The worst of the recent icy snap being felt by much of Britain is yet to come, forecasters have warned.
Eastern areas, including the Essex coast, are set to get more snow
Heavy snow and icy conditions are again predicted to be concentrated in the east of the UK and the Midlands, overnight into Thursday.
The Met office has issued severe warnings alerting people to icy roads and snow across swathes of the country.
Schools across North East England, Lincolnshire, Kent and Scotland have been closed because of the weather.
Thursday morning's rush hour is likely to be affected in those areas, said the Met Office.
Western parts of Britain will get the lightest snow falls, with about 2cm expected in the 24 hours to mid Thursday.
The central swathe of the mainland will get up to 5cm, causing widespread hazards, the BBC Weather Centre forecast.
And areas along the eastern side will bear the brunt of the wintry weather with more than 5cm, and possibly up to 15cm on high ground along the Pennines.
Widespread ice on untreated roads and "very poor visibility" during heavy snow showers would make driving conditions dangerous, the Met Office warned.
BBC forecaster Rob McElwee said Thursday night would see less snow, but clearing skies would see ice in East Anglia and the south-east as well as central Scotland.
The weekend is expected to be less cold with far less snow.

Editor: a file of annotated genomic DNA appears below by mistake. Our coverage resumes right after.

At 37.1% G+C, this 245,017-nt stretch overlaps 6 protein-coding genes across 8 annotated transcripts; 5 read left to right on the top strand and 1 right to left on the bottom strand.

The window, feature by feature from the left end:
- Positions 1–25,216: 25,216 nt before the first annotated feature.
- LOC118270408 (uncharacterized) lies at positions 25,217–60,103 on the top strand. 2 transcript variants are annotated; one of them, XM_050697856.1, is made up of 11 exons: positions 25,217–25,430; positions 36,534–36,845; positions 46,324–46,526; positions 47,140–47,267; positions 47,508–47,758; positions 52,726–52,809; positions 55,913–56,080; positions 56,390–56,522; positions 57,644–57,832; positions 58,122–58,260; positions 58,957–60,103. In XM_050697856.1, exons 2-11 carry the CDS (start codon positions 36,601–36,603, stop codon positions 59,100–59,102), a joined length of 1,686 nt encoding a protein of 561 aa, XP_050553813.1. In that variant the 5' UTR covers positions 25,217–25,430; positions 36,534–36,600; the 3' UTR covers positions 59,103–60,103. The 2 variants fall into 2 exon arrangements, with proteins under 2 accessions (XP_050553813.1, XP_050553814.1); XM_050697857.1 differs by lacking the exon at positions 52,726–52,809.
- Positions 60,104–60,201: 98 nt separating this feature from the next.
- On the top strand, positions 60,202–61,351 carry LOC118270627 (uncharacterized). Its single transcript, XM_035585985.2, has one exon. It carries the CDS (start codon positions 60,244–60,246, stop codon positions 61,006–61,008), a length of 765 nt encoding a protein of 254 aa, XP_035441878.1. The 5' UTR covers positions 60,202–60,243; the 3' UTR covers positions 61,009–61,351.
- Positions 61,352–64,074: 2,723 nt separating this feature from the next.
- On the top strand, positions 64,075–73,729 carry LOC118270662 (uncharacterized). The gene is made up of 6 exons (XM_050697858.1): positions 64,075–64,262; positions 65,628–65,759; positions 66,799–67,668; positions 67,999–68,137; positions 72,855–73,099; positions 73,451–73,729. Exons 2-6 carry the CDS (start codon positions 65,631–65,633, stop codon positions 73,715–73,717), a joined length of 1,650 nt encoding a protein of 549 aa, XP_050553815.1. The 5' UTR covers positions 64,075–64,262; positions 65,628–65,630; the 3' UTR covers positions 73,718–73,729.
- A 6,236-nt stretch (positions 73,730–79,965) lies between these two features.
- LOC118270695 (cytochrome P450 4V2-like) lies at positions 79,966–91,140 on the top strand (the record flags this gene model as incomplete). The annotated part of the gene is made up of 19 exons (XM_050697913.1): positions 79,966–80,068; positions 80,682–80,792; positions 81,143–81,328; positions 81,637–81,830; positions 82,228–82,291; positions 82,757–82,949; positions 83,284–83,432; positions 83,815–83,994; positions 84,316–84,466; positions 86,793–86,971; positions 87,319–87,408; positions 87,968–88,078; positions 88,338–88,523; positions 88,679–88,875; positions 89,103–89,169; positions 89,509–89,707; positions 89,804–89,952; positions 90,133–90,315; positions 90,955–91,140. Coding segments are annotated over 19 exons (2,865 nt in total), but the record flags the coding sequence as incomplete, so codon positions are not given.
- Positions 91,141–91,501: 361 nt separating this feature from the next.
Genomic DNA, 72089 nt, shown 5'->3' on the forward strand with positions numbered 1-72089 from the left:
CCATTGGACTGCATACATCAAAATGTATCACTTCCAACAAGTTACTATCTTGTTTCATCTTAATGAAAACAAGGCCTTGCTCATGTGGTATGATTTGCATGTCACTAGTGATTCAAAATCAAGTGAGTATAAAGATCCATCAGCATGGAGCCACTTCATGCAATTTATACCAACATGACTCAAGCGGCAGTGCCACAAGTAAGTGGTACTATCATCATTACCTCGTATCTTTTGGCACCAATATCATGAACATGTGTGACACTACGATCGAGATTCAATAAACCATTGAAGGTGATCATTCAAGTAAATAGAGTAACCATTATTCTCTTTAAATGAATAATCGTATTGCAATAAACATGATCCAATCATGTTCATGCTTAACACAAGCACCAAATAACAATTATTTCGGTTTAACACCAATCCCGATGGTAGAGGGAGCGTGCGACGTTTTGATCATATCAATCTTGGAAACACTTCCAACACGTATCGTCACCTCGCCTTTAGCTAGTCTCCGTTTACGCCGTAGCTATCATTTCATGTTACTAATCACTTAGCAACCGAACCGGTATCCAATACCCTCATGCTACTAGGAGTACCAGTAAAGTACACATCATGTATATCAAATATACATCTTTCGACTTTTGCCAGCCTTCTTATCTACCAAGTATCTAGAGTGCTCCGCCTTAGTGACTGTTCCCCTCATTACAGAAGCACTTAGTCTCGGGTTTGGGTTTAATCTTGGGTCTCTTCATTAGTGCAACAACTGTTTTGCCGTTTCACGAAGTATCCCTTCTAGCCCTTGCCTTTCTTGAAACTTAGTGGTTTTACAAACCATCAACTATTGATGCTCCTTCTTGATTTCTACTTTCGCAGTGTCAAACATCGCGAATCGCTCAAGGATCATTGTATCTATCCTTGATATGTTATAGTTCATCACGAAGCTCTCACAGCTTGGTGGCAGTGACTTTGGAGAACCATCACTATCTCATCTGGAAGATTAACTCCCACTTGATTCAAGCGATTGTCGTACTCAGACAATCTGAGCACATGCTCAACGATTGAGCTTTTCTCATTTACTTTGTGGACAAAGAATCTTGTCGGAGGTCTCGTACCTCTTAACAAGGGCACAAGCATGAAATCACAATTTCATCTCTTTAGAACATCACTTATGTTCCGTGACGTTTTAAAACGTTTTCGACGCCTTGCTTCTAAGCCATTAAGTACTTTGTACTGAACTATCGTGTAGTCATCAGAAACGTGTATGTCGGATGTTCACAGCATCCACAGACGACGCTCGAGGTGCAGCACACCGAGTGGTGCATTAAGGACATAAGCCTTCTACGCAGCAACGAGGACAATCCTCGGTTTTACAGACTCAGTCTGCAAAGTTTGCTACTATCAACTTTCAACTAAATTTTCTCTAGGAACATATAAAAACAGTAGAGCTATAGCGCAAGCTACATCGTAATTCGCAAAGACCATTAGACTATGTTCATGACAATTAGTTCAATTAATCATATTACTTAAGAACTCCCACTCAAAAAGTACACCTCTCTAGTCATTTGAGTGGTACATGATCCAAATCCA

The Highways Agency, which looks after motorways and trunk roads in England, said it would be gritting roads overnight into Thursday.
It has advised drivers to be extra vigilant and to delay journeys if bad weather persists.
Up to 5cm of snow fell in Edinburgh overnight into Wednesday, with heavy falls also settling over Kent, Norfolk and Lincolnshire.
In parts of eastern Scotland thousands of pupils had an unexpected day off as hundreds of schools were closed on Wednesday, mostly in Aberdeenshire, Fife, Angus and Midlothian.
In Neatishead, Norfolk a gritter lorry crashed through the wall of a pub on Wednesday morning, causing extensive damage.
The late winter cold snap is due to high pressures over Scandinavia and northern Europe and low pressures to the west of the UK, causing temperatures to plunge.
A gritter hit a Norfolk pub, causing extensive damage
Heavy snow in Paris caused travel problems for dozens of Welsh rugby fans after their flights to Charles de Gaulle airport were cancelled.
They will now travel by Eurostar to watch the Six Nations clash between Wales and France on Saturday.
Southern England has seen some of the worst travel problems, with train passengers enduring delays and cancellations to London-bound services.
Thirty vehicles were involved in an accident on the M2 in Kent on Wednesday morning which closed the road.
Police said no one was seriously injured, but several people were trapped in their cars.
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